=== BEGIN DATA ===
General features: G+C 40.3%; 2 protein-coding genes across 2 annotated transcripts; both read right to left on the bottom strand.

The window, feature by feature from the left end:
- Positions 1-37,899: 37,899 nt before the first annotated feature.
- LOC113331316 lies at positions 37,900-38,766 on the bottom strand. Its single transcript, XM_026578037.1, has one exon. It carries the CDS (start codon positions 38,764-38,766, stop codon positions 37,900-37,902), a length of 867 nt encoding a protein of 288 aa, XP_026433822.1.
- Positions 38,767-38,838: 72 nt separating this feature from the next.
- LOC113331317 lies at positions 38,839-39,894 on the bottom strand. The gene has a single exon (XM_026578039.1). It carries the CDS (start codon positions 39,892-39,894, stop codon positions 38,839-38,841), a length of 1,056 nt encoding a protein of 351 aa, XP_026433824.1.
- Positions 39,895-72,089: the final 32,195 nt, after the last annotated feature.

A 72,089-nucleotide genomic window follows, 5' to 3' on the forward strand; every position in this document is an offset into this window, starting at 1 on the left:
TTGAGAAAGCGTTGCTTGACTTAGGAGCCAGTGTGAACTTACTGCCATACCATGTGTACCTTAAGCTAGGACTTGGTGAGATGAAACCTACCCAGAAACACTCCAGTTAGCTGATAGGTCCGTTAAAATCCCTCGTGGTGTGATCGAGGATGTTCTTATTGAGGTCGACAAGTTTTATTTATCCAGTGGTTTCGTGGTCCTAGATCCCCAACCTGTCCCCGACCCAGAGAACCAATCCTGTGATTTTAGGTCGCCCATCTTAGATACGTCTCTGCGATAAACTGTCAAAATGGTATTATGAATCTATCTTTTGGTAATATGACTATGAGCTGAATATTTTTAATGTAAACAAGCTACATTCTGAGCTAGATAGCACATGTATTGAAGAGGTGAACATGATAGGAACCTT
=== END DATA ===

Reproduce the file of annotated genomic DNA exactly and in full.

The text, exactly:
General features: G+C 40.3%; 2 protein-coding genes across 2 annotated transcripts; both read right to left on the bottom strand.

The window, feature by feature from the left end:
- Positions 1-37,899: 37,899 nt before the first annotated feature.
- LOC113331316 lies at positions 37,900-38,766 on the bottom strand. Its single transcript, XM_026578037.1, has one exon. It carries the CDS (start codon positions 38,764-38,766, stop codon positions 37,900-37,902), a length of 867 nt encoding a protein of 288 aa, XP_026433822.1.
- Positions 38,767-38,838: 72 nt separating this feature from the next.
- LOC113331317 lies at positions 38,839-39,894 on the bottom strand. The gene has a single exon (XM_026578039.1). It carries the CDS (start codon positions 39,892-39,894, stop codon positions 38,839-38,841), a length of 1,056 nt encoding a protein of 351 aa, XP_026433824.1.
- Positions 39,895-72,089: the final 32,195 nt, after the last annotated feature.

A 72,089-nucleotide genomic window follows, 5' to 3' on the forward strand; every position in this document is an offset into this window, starting at 1 on the left:
TTGAGAAAGCGTTGCTTGACTTAGGAGCCAGTGTGAACTTACTGCCATACCATGTGTACCTTAAGCTAGGACTTGGTGAGATGAAACCTACCCAGAAACACTCCAGTTAGCTGATAGGTCCGTTAAAATCCCTCGTGGTGTGATCGAGGATGTTCTTATTGAGGTCGACAAGTTTTATTTATCCAGTGGTTTCGTGGTCCTAGATCCCCAACCTGTCCCCGACCCAGAGAACCAATCCTGTGATTTTAGGTCGCCCATCTTAGATACGTCTCTGCGATAAACTGTCAAAATGGTATTATGAATCTATCTTTTGGTAATATGACTATGAGCTGAATATTTTTAATGTAAACAAGCTACATTCTGAGCTAGATAGCACATGTATTGAAGAGGTGAACATGATAGGAACCTT